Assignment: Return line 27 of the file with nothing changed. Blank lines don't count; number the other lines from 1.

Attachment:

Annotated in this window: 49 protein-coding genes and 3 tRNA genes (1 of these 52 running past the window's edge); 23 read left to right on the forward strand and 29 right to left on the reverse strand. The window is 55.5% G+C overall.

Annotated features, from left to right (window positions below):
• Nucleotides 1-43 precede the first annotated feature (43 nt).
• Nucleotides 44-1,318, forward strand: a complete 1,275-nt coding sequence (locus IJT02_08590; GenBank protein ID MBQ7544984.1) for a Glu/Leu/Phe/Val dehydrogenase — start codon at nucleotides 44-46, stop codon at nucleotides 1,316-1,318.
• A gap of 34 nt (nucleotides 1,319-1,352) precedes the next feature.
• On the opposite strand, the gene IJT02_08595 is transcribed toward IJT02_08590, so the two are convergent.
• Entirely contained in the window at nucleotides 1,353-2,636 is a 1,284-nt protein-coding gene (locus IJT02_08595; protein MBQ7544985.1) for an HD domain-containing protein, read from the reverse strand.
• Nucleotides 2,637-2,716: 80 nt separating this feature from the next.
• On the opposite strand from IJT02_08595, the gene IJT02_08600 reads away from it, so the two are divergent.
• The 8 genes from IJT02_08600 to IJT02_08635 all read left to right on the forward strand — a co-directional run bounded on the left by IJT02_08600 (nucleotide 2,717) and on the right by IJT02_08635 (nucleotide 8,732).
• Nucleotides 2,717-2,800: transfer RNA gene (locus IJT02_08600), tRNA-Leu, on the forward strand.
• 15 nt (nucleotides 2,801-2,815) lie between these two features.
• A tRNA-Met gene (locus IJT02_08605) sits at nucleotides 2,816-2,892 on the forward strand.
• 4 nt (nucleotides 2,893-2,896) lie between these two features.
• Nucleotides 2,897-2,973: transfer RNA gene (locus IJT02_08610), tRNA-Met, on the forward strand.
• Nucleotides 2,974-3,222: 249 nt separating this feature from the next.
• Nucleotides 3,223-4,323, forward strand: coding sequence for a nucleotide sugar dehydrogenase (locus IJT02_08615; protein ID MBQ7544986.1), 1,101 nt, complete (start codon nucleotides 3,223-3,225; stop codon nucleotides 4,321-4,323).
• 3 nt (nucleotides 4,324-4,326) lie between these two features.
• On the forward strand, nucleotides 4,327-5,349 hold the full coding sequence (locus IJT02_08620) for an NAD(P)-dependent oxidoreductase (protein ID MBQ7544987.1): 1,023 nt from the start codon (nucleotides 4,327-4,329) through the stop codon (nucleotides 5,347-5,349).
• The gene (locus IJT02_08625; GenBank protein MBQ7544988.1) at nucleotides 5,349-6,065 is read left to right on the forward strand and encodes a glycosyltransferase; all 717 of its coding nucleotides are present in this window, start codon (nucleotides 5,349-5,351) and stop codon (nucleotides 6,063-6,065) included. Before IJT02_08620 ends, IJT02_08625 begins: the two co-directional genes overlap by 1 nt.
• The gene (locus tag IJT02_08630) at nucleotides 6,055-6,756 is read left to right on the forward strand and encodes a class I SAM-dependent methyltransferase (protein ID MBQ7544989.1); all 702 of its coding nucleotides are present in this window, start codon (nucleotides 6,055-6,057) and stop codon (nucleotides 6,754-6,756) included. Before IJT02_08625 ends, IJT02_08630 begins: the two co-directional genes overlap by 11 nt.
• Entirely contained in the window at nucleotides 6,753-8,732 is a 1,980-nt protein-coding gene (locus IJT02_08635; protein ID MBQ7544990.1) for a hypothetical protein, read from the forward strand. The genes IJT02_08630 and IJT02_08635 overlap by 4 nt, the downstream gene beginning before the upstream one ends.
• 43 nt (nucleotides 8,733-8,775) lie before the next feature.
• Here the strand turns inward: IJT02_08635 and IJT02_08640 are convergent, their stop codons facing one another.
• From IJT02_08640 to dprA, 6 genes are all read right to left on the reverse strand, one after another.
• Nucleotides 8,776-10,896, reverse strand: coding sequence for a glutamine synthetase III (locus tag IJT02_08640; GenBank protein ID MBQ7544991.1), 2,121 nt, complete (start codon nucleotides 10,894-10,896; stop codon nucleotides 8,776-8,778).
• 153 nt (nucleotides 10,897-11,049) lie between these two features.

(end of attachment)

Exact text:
• 153 nt (nucleotides 10,897-11,049) lie between these two features.